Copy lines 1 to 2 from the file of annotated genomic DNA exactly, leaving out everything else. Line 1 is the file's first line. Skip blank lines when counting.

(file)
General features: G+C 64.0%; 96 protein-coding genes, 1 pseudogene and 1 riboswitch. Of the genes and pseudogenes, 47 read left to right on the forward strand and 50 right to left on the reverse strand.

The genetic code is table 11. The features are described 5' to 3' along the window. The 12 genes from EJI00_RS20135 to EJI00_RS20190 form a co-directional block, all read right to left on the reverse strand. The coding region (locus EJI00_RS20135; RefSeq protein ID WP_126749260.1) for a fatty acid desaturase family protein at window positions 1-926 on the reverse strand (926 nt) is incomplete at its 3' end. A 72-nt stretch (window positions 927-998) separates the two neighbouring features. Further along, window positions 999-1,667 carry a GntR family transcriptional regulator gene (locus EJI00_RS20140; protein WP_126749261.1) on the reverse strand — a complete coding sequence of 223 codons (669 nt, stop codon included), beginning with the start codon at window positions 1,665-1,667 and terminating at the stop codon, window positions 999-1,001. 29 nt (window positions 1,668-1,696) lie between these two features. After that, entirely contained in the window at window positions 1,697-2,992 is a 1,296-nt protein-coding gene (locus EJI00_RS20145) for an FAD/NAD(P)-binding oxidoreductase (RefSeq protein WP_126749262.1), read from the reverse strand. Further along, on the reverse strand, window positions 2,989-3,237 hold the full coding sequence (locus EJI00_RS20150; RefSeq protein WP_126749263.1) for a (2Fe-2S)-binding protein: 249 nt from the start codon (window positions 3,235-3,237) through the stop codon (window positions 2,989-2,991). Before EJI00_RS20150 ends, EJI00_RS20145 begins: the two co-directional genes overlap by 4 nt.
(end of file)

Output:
General features: G+C 64.0%; 96 protein-coding genes, 1 pseudogene and 1 riboswitch. Of the genes and pseudogenes, 47 read left to right on the forward strand and 50 right to left on the reverse strand.

The genetic code is table 11. The features are described 5' to 3' along the window. The 12 genes from EJI00_RS20135 to EJI00_RS20190 form a co-directional block, all read right to left on the reverse strand. The coding region (locus EJI00_RS20135; RefSeq protein ID WP_126749260.1) for a fatty acid desaturase family protein at window positions 1-926 on the reverse strand (926 nt) is incomplete at its 3' end. A 72-nt stretch (window positions 927-998) separates the two neighbouring features. Further along, window positions 999-1,667 carry a GntR family transcriptional regulator gene (locus EJI00_RS20140; protein WP_126749261.1) on the reverse strand — a complete coding sequence of 223 codons (669 nt, stop codon included), beginning with the start codon at window positions 1,665-1,667 and terminating at the stop codon, window positions 999-1,001. 29 nt (window positions 1,668-1,696) lie between these two features. After that, entirely contained in the window at window positions 1,697-2,992 is a 1,296-nt protein-coding gene (locus EJI00_RS20145) for an FAD/NAD(P)-binding oxidoreductase (RefSeq protein WP_126749262.1), read from the reverse strand. Further along, on the reverse strand, window positions 2,989-3,237 hold the full coding sequence (locus EJI00_RS20150; RefSeq protein WP_126749263.1) for a (2Fe-2S)-binding protein: 249 nt from the start codon (window positions 3,235-3,237) through the stop codon (window positions 2,989-2,991). Before EJI00_RS20150 ends, EJI00_RS20145 begins: the two co-directional genes overlap by 4 nt.